The position of words with reference to one another depends on : (1) their individual force ; (2) their modifying effect upon other words ; and (3) their grammatical relations. What is shown of single words applies also to clauses and phrases, regarded as logical elements of a sentence. 1. The Individual Force of Words. So far as the position of words depends on their in¬dividual force, two particulars are to be regarded : (1) their -Emphasis; and (2) their Abstractness. (1) Emphasis.—Emphasis aims at the economy al. interpreting power by making the emphatic word so prominent as to remove all doubt as to which it is meant to be. This is done by taking the emphatic word out of its natural place in the sentence, and put¬ting it where it will be striking because of the novelty of its position. It would be natural to say, "The mystery of godliness is great ;" but, since "great" is •the emphatic word, it may be put first, and all can see that emphasis is increased by the form, "Great is the mystery of godliness." So also in, "Great is Diana of the Ephesians ; " "Silver and gold have I none ;" "Now is the appointed time." It is clear, however, that too frequent use of this principle of emphatic in¬version would defeat its own end, since the force of it depends on its novelty, i. e., on its being a departure from the common order. (2) AblitradnOBB.—The abstractness of words and clauses should also affect their position. There is rea¬son to suppose that, apart from their connection, the order of words is as important in the building up of a thought, as the order of incidents is in telling a story. As in a narrative each statement should be such as to carry the mind forward and make the account seem natural at every point, without forcing the mind to hold something as unexplained until something else is added, so in a sentence the sequence of words should be such as to waste no power in building up the thought. Mr. Herbert Spencer has treated the question, what is the natural order of images in thought ? (a) He begins by considering the natural order of the adjective and substantive. "Ought we to say with the French—un cheval noir ; or to say as we do—a black horse ? Probably, most persons of culture would de¬cide that o;.o order is as good as the other. Alive to the bias produced by habit, they would ascribe to that the preference they feel for our own form of expression. They would expect those educated in the use of the opposite form to have an equal preference for that. And thus they would conclude that neither of these instinctive judgments is of any worth. There is, how¬ever, a philosophical ground for deciding in favor of the English custom. If a horse black' be the ar¬rangement, immediately on the utterance of the word horse,' there arises, or tends to arise, in the mind, a picture answering to that word ; and as there has been nothing to indicate what kind of a horse, any image of a horse suggests itself. Very likely, however, the im¬age will be that of a brown horse ; brown horses being the most familiar. The result is that when the word 'black' is added, a check is given- to the process of thought. Either the picture of a brown horse already present to the imagination has to be suppressed and the picture of a black one summoned into its place ; or else, if the picture of a brown horse be yet unformed, the tendency to form it has to be stopped. Whichever is the case, a certain amount of hinderance results. But if, on the other hand, a black horse' be the expression used, no such mistake can be made. The word 'black' indicating an abstract quality, arouses no definite idea. It simply prepares the mind for conceiving some object of that color ; and the attention is kept suspended un¬til that object is known. If, then, by the precedence of the adjective, the idea is conveyed without liability to error, whereas the precedence of the substantive is apt to produce a misconception, it follows that the one gives the mind less trouble than the other, and is therefore more forcible." * (b) What, in a general formula, is the order in which the constituent elements of an idea are wanted? In reading history, our conception is much more defi¬nite if we know when and where the events occurred. Hence, if the word or clause marking the time or place be given first, and the statement of fact afterward, we have a more vivid conception of it. This seems to in¬dicate that words referring to time or place should he introduced at the beginning of a sentence. The same precedence, according to Lord Karnes, should be given to any attendant circumstance; for, as he says, "When a circumstance is placed at the beginning of the period, or near the beginning, the transition from it to the principal subject is agreeable ; is like ascending or go¬ing upward." t He explains this fact on the ground that "circumstances are proper for that coolness of mind with which we begin a period as well as a vol¬ume : in the progress, the mind warms, and has a greater relish for matters of importance." "On the other hand, to place it late in the period has a bad ef¬fect; for after being engaged in the principal subject, one is with reluctance brought down to give attention to a circumstance." The principle may be illustrated by a sentence from Swift : "And although they may be, and too often are drawn, by the temptations of youth, and the opportunities of a large fortune, into some irregularities, when they come forward into the great world, it is ever with reluctance and compunction of mind, because their bias to virtue still continues." It is better to put the temporal clause first, thus : "And although, when they come forward into the great world, they may be, and too often are," etc. Lord Karnes closes his ingenious treatment of this topic with this conclusion : "That order of words in a period will be most agreeable, where, without obscuring the sense, the most important images, the most sonoroub words, and the longest members bring up the rear." (c) The explanation of this important truth is found in the economy of interpreting power. The mind has power to hold at once but a limited number of words. If the important images and the longest members come at the beginning, they will be blurred, if not wholly lost, by subsequent attention to accessories. The re¬sult will be, that the hearer or reader will miss what is most important unless he increases his effort. Again, conditions of time, place, and circumstance, are more abstract than a simple action or state affirmed. As the mind increases its burden in the progress of the sen¬tence, and cannot properly lay it aside until the period is ended, the mind is less capable of exertion at the close than at the beginning. Hence, if the abstract ideas come at the end, it is compelled to perform its heaviest work, that of realizing abstractions, when least capable of doing it. The natural order of words and clauses in a sentence is, therefore, from the abstract to the concrete. It is the abstract nature of the prepo¬sition and the adverb, as well as their insignificance to the ear, which renders it improper to use them at the end of a sentence. 2. The Modifying Effect of Words. We have now to consider the position of words as modifying other words in the sentence. It is obvious that most words do not exist for themselves, while some whole classes exist solely for others. This rela¬tion between words gives rise to some of the most ea sential principles of style. It is important, therefore, to proceed under the guidance of a sound analysis oi the facts with which we are to deal. The opposite re¬quirements of the truth-relation and the time-relation have been already pointed out. It is in the equilibrium of these two contrary forces that the main problem of combining words lies. We, therefore, consider this branch of our theme under two heads : (1) Proximity, or, the requirement of the time-relation ; and (2) Par¬enthetical Expressions, or the requirement of the truth- relation. These counter claims do not always conflict. (1) proximit7.—In a la0uage like the English, in which the force of a modifier depends upon its position, two forms of difficulty arise from the separa¬tion of modifiers from what they modify : (1) a word may be supposed to modify a different word from the one Intended, hence Ambiguity ; or (2) it may seem not to modify any word, hence Obscurity. In both these cases there is an obvious waste of mental power. 1) .Axabigaity.—A failure to place related words in proximity often involves excellent writers in ambig uity. Thus Addison says : "Let us endeavor to establish to ourselves an interest in him, who holds the reins of the whole creation in his hands." "The cre¬ation in his hands" is suggestive of insignificance, the very opposite of what the author would convey, for he doubtless means, "who holds in his hands the reins of the whole creation." Dr. Blair, in his "Rhetoric," has not always avoided this fault. He says : "There is a remarkable union in his style of harmony and ease; when he does not mean "his style of harmony and ease," but a "union of harmony and ease in his style." An instance of the violation of this law scarcely less absurd than the famous example of "a horse plowing with one eye," is found in an essay by D'Israeli. He says, "Hence he considered marriage with a modern political economist, as very dangerous." This hit at modern political economists was quite un¬intentional, for the writer meant to say, "Hence, with a modern political economist, he considered marriage very dangerous." (a) This law governs the position of the adverb, that slippery particle which occasions so much trouble. Even Dr. Johnson was sometimes led to offend in its management. He says, "I hope not much to tire those whom I shall not happen to please." He should have said, "whom I shall happen not to please." Dr. Blair too nods, and says, "Having had once some con¬siderable object set before us ;" meaning, not that the object was once considerable, but that some consider. able object was once set before him. Addison is guilty of saying, "By greatness I do not only mean the bulk of any single object, but the largeness of the whole view." If he did not only mean, what did he more than mean (b) The proper use of the pronoun is also deduce( from this law of proximity. Mr. Hume tells us, "They flew to arms and attacked Northumberland's horse, whom they put to death." Truly a glorious achievement, if literally interpreted ; but the historian, doubtless, intends to inform us that they put the Duke to death, instead of his horse. Swift, in his "Letter to a Young Gentleman," says : "From a habit of sav¬ing time and paper, which young men acquire at the university, they write in so diminutive a manner, and with such frequent blots and interlineations that their writing is hardly legible." It sounds strange to hear that young men acquire "time" and " paper " at the university, a place proverbial for wasting both ; but it is the "habit " which Swift meant to say is acquired. It has been demonstrated that the following paragraph of Dean Alford's may be read in 10,240 different ways, only one of which expresses the true meaning : "While treating of the pronunciation of those who minister in public, two other words occur to me which are very commonly mangled by our clergy. One of these (A) is 'covetous,' and its substantive covetous¬ness.' I hope some who read these lines, will be in¬duced to leave off pronouncing them (B) covetions ' an I covetiousness.' I can assure them (0) that when they (D) do thus call them, (E) one, at least, of their • (F) hearers has his appreciation of their (G) teaching disturbed." Mr. G. Washington Moon, in "The Dean's Eng¬lish," has given the following ingenious criticism •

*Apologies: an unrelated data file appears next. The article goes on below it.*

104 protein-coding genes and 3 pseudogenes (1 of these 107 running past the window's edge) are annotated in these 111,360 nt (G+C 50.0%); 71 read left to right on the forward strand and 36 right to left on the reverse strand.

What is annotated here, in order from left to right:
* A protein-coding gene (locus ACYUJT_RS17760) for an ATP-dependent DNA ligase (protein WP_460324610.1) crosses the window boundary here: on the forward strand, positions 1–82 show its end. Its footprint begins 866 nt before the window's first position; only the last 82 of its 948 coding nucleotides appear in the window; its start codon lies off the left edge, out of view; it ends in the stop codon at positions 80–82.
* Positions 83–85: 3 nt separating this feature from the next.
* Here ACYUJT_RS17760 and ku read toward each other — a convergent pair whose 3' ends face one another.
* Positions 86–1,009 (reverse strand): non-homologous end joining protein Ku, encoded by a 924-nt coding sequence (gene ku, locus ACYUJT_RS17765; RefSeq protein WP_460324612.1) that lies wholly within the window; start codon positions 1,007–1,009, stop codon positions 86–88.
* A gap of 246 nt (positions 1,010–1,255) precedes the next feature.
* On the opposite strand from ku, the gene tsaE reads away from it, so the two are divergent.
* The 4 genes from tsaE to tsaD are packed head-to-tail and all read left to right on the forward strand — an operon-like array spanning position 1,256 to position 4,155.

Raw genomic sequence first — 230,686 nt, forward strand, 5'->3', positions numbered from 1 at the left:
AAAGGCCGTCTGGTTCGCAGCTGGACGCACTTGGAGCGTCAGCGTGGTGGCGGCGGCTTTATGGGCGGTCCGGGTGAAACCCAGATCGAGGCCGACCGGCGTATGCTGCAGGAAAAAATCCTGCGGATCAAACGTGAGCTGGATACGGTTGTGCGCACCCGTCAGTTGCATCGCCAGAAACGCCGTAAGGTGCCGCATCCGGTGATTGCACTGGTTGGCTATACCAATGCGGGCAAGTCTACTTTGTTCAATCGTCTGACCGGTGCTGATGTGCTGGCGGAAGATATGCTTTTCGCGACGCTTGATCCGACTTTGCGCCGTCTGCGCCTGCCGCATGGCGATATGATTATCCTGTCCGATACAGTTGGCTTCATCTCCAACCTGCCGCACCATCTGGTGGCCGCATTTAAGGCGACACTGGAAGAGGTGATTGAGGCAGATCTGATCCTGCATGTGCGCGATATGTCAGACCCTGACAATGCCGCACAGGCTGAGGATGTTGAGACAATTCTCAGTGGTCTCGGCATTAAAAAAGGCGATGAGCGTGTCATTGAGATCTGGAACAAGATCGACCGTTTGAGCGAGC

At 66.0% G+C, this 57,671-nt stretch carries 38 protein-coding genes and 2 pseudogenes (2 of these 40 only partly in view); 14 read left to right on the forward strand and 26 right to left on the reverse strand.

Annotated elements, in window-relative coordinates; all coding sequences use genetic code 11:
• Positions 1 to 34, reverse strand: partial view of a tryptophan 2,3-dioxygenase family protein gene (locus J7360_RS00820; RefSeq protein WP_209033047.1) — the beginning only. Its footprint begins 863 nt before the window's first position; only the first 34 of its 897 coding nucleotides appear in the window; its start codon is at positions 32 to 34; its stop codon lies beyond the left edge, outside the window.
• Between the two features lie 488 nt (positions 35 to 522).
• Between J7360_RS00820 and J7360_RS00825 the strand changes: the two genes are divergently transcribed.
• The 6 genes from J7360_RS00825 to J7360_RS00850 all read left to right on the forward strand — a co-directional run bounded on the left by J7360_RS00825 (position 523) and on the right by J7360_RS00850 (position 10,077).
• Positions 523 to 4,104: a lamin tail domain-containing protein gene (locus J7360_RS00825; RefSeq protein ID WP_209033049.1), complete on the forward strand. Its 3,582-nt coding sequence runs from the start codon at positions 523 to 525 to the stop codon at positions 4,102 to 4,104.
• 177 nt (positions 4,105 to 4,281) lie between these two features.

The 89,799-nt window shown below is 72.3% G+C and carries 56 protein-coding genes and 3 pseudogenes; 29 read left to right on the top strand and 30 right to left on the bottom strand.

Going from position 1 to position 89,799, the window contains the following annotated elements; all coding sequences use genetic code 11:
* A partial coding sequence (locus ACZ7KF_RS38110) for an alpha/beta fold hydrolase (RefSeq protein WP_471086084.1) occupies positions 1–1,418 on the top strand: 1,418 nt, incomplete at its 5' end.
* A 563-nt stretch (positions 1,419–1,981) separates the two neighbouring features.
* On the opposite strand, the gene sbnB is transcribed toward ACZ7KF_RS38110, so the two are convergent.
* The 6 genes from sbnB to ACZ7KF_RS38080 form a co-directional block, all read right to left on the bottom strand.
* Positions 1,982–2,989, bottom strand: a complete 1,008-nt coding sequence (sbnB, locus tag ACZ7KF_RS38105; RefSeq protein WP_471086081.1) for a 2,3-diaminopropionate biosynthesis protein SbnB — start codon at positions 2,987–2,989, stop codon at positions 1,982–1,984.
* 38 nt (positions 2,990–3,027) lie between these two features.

(e) What is technically called the splitting of parti¬cles is forbidden by the law of proximity of related parts. Thus the sentence, "The army arrived at, but, for numerous reasons, could not proceed into, the town ;" is better in the form, "The army arrived at the town, but for numerous reasons, could not proceed into it." When very few words intervene between the preposi¬tion and its case, the objection is very slight, since the governing particle is not long suspended.
2) Obsourity.—The misplacement of words some times produces such obscurity that the sentence seems to be nonsense. Most cases of obscurity resulting from a violation of the law of proximity are really instances of ambiguity so absurd as to seem nonsensical. Lore Bolingbroke says that "The minister who grows lest by his elevation, like a little statue on a mighty pedes¬tal, will always have his jealousy strong about At first glance, we may take the phrase, "like a littlr statue on a mighty pedestal," with the last clause ; but the idea of a little statue on a pedestal with his jealousy strong about him is nonsensical. The obscurity is wholly removed by destroying the absurd ambiguity, thus : " The minister, who, like a little statue on a mighty pedestal, grows less by his elevation, will al¬ways have his jealousy strong about him." The eru¬dite Johnson amuses and puzzles his readers with the astonishing statement that, "This work in its full ex¬tent, being now afflicted with the asthma, and finding the power of life gradually declining, he had no longer courage to undertake." It was Savage who had the asthma, as the sequel shows, but we do not discover it until we are confused with the thought that the 4‘ work " was afflicted. From these illustrations it seems plain that words related ;n thought should be in close proxitnity. The reason is twofold : (1) the English language being analytic and not formal like the Latin, position decides what words are modified ; and (2) the longer the time which elapses between any qualifying expression and the part qualified, the longer the mind must retain something which has yet no force. The more numer¬ous the qualifying expressions, and the more widely they are separated from what they qualify, the greater the expenditure of mental power. (2) Parenthetical Expression—While the time- relation demands proximity of related parts, the truth- relation often requires a separation of them to admit the introduction of a necessary explanation or limita¬tion. The frequency of these parenthetical insertions depends on the character of the writer's mind, and their necessity on the nature of his thought. Some minds are troubled with an overwhelming flood of suggestion after the sentence is begun, without possess¬ing sufficient generalizing power to seize upon the es¬sential points and formulate general truths as they ad¬vance. They will introduce innumerable conditions of time, place, and circumstance in the midst of every proposition. Fullness of matter without definiteness of form leads men to the extremity of involved expres¬sion. It is indeed a work of art "to break up this huge fasiculus of cycle and epicycle into a graceful suc¬cession of sentences, long intermingled with short, each modifying the other, and arising musically by links of spontaneous connection." A reviewer of Coleridge's " Aphorisms " has observed that the aphoristic style is an evasion of all the difficulties of composition. It is easy to state a general truth in brief compass. "The labor of composition begins when you have to put your separate threads of thought into a loom ; to weave them into a continuous whole ; to connect them ; to intro¬duce them ; to blow them out or expand them ; to carry them to a close." * The difficulty, when it is real, must evidently be disposed of in one of three ways : (1) by inserting the limitation, modification, or explanation,—the Paren¬thesis; (2) by omitting the expression,—the Ellipsis ; or (3) by putting what is omitted in another place,— the Foot-note. 1) The Parenthesis.—In the term " parenthesis " are included all expressions introduced between de¬pendent parts of a sentence, whether embraced by the marks of parenthesis or not. It is a very difficult mat¬ter to decide just when these marks should be used, and when they should not. Many writers embrace by com¬mas matter which others would enclose within marks of parenthesis. Dr. Whately compares this to a lame man's throwing away his crutches, to conceal his lame¬ness. The Doctor maintains that this does not effect a cure. He, at least, hobbles along honestly, for some one has counted over four hundred parentheses in his small treatise on "Logic." Dr. Blair says on the use of parentheses : "On some occasions, these may have a spirited appearance ; as prompted by a certain vivacity of thought, which can glance happily aside as it is going along. But, for the most part, their effect is extremely bad ; being a sort of wheels within wheels ; sentences in the midst of sentences ; the perplexed method of disposing of some thought, which a writer wants art to introduce in its proper place." * It is clear that explanatory words and clauses must sometimes be introduced between related members. So every form of motion in machinery must be re. tarded by some friction. We may, however, reduce the waste of power to the minimum by making the suspensions as few and brief as possible without im¬pairing the sense. Dr. Angus thinks parentheses are more endurable in poetry than in prose. His reason is that poetry has pleasure for its object and "in a pleasant stroll men more readily turn aside than when engaged in business pursuits." f It seems not to have occurred to him that men are more willingly called away from their work than from their enjoyment,—which is quite as true, and quite as pertinent. The following lines from Words¬worth illustrate the damaging effects of parenthesir upon poetry : "My voice proclaims How exquisitely the individual mind (And the progressixe powers, perhaps, no lees Of the whole species) to the external world Is fitted.—And how exquisitely too (Theme this but little heard of among men) The external world is fitted to the mind." The truth is, since thought admits of suspension without irreparable damage, while feeling is absolutely dependent upon uninterrupted continuity, poetry, just in proportion as it is true poetry, is affected by parer'. thesis much more seriously than prose. Rhetoric, Lecture XI. f Hand-Book of the English Tongue. 2) Ellipsis.—Ellipsis often contributes to idio¬matic terseness of expression, and so becomes an im¬portant aid to the economy of interpreting power. On the other hand, its improper use may introduce confu¬sion into speech. Addison has left some very awkward ellipses ; as in the sentence, "But in the temper of mind he was then, he termed them mercies," etc. Here he makes Sir Andrew Freeport to be a "temper of mind," when he intended to say "the temper of mind in which he was then." The same writer makes a similar blunder in another instance : "This was a reflection upon the Pope's sister, who, before the promotion of her brother, was in those circumstances that Pasquin represented her." Was Pasquin her representative, or did he represent her as circum¬stances? Although ellipsis is a source of confusion in cases where the sense is affected, it contributes to brevity where the construction alone requires that some¬thing be supplied : as, "Who steals my purse steals trash." Foot-Notes.—Foot-notes often furnish an es¬cape from both parenthesis and ellipsis. Such excres¬cences are omnipresent reminders of the limitations of language as a medium of expression. Just in propor¬tion as an author allows this sign of weakness to exhibit itself, in that proportion he publicly confesses his own insufficiency, or that of his medium. Yet, insuffi¬ciency is likely to show itself somewhere. He who always writes short sentences, and puts his whole thought into them, must take a very short sweep of view. He who writes long ones, must tax the inter¬preting power of his readers. He who constantly lets his thoughts overflow his sentences, and drip down into foot-nOtes, virtually abandons an artistic solu¬tion of the great problem of style for a coarse ex¬pedient. We are to consider the foot-note only as its use is justified or condemned by our general law of style,— the economy of interpreting power. It is surely very distracting to disturb the progress of thought, and make an excursion to the bottom of the page, or even to the end of the volume, for a scrap of information so alien to the text that it could not be incorporated in it. Although it would be a novelty in book making, it would be an excellent plan for an author who uses foot-notes to state in his preface for what purpose he uses them. If there are two classes of notes, it would be well to refer to each by distinct classes of characters. If some were references to other books, and others gave details not appropriate for the continuous text, it would be easy to refer to the first class by num¬bers, and to the second by the ordinary reference marks. The critical spirit of modern times and the wide range of literature require exact references for quotations and opinions, and the foot-note, unnecessary to the ancients and unused by them, is a convenient contrivance for meeting this demand. Such references however, need not interfere with the continuity of reading, provided it is understood in the beginning for what purpose they are used. 3. The Grammatical Relations of Words. Position is often determined by grammatical prin¬ciples. These are, of course, to be strictly observed, except where a departure from precise grammatical order conduces greatly to some more important element of effect, as in transpositions for emphasis. With the particulars of grammar we have nothing to do here, as grammatical propriety is assumed.